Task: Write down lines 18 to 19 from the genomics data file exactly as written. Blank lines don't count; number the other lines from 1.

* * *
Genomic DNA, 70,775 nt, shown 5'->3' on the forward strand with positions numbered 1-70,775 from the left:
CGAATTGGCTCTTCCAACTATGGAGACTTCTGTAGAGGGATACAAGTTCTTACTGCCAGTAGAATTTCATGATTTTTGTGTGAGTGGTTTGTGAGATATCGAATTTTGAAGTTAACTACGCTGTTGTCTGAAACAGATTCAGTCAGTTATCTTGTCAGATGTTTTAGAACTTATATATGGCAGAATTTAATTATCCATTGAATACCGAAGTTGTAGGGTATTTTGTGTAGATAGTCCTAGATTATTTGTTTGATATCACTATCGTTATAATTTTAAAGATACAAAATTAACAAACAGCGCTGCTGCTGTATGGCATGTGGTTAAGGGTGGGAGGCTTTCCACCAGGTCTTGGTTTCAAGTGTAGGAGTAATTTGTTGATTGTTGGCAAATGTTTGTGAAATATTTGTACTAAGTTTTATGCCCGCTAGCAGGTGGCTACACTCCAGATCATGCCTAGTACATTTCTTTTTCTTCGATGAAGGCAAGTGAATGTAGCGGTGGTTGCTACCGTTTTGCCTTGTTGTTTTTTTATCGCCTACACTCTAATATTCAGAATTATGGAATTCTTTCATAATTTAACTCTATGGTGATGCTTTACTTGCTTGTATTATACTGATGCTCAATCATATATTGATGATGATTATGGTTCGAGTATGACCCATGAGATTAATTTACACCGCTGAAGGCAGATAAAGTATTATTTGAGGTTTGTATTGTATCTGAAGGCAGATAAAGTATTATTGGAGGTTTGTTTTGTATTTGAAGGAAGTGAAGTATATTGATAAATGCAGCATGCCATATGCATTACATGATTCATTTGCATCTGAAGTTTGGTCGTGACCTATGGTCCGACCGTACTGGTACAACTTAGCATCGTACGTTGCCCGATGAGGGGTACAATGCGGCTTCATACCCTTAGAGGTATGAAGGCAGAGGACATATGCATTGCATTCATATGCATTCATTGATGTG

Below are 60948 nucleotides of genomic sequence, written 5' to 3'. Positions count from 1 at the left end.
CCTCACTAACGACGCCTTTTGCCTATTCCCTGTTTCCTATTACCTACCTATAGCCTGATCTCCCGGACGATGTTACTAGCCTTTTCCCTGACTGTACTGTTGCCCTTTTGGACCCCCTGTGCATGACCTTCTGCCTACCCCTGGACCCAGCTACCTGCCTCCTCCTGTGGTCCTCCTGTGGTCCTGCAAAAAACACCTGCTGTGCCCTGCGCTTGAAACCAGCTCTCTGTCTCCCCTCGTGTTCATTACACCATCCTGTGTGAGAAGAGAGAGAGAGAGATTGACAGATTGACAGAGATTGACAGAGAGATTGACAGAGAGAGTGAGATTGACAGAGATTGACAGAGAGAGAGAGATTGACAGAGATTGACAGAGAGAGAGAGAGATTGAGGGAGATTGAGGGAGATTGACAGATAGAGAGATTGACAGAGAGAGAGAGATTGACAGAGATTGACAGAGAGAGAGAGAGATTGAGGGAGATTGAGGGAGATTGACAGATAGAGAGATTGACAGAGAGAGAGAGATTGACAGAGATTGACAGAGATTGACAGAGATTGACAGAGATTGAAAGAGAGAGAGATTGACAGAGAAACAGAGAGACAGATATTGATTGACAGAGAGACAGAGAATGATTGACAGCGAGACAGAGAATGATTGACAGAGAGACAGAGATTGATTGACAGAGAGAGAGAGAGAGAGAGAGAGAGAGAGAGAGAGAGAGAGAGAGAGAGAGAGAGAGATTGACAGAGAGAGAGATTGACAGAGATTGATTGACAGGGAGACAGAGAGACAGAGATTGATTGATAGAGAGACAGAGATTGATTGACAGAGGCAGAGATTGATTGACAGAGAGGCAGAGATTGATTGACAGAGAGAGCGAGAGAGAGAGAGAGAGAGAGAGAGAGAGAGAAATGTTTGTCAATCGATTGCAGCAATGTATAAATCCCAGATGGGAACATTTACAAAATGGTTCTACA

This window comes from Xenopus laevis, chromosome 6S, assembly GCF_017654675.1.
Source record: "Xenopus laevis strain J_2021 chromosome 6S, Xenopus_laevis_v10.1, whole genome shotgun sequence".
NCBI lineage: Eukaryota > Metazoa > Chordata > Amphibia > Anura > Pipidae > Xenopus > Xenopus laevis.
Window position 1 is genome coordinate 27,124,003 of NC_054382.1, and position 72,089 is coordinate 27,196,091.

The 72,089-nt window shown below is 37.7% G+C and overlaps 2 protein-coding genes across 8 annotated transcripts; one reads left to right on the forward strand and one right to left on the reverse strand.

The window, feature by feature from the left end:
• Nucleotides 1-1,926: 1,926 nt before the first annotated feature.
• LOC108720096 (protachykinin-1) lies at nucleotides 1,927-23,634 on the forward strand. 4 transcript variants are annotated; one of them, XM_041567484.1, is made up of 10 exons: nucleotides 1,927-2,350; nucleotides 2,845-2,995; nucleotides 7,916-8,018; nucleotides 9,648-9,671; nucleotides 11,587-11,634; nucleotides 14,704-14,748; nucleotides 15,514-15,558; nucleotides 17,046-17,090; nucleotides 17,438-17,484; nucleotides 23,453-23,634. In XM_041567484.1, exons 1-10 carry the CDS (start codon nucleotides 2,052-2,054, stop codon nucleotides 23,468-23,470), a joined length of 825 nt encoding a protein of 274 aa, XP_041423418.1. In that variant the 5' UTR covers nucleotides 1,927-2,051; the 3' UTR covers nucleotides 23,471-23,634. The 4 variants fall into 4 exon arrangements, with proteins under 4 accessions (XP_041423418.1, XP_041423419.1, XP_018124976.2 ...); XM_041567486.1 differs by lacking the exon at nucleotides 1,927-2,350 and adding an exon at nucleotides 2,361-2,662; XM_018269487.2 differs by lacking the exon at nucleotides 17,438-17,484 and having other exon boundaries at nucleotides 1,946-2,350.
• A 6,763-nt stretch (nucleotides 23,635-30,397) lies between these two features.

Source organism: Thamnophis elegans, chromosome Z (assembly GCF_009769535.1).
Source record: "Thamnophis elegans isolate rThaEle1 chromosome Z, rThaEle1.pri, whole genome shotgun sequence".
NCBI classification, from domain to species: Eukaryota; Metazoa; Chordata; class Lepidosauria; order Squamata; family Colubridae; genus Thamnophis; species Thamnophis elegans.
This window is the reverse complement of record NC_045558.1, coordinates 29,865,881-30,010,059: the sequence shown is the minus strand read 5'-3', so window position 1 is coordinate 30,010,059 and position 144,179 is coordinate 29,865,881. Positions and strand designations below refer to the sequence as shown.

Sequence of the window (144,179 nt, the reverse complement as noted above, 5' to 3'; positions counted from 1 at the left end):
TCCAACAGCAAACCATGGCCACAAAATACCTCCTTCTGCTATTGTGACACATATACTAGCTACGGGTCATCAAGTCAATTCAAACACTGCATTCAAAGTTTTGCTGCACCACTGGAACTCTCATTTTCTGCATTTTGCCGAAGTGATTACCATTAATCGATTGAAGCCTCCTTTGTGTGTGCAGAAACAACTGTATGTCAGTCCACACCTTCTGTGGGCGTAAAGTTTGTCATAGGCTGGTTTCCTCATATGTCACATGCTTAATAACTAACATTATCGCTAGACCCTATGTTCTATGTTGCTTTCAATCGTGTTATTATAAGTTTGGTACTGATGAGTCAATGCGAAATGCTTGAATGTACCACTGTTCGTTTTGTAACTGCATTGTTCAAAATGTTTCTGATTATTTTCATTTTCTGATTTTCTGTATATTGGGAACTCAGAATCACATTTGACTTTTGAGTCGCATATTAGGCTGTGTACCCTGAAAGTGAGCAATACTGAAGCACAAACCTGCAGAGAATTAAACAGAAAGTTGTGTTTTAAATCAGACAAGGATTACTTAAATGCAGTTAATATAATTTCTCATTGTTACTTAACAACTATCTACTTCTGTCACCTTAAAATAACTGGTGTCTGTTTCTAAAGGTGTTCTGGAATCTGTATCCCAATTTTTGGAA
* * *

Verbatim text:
Sequence of the window (144,179 nt, the reverse complement as noted above, 5' to 3'; positions counted from 1 at the left end):
TCCAACAGCAAACCATGGCCACAAAATACCTCCTTCTGCTATTGTGACACATATACTAGCTACGGGTCATCAAGTCAATTCAAACACTGCATTCAAAGTTTTGCTGCACCACTGGAACTCTCATTTTCTGCATTTTGCCGAAGTGATTACCATTAATCGATTGAAGCCTCCTTTGTGTGTGCAGAAACAACTGTATGTCAGTCCACACCTTCTGTGGGCGTAAAGTTTGTCATAGGCTGGTTTCCTCATATGTCACATGCTTAATAACTAACATTATCGCTAGACCCTATGTTCTATGTTGCTTTCAATCGTGTTATTATAAGTTTGGTACTGATGAGTCAATGCGAAATGCTTGAATGTACCACTGTTCGTTTTGTAACTGCATTGTTCAAAATGTTTCTGATTATTTTCATTTTCTGATTTTCTGTATATTGGGAACTCAGAATCACATTTGACTTTTGAGTCGCATATTAGGCTGTGTACCCTGAAAGTGAGCAATACTGAAGCACAAACCTGCAGAGAATTAAACAGAAAGTTGTGTTTTAAATCAGACAAGGATTACTTAAATGCAGTTAATATAATTTCTCATTGTTACTTAACAACTATCTACTTCTGTCACCTTAAAATAACTGGTGTCTGTTTCTAAAGGTGTTCTGGAATCTGTATCCCAATTTTTGGAA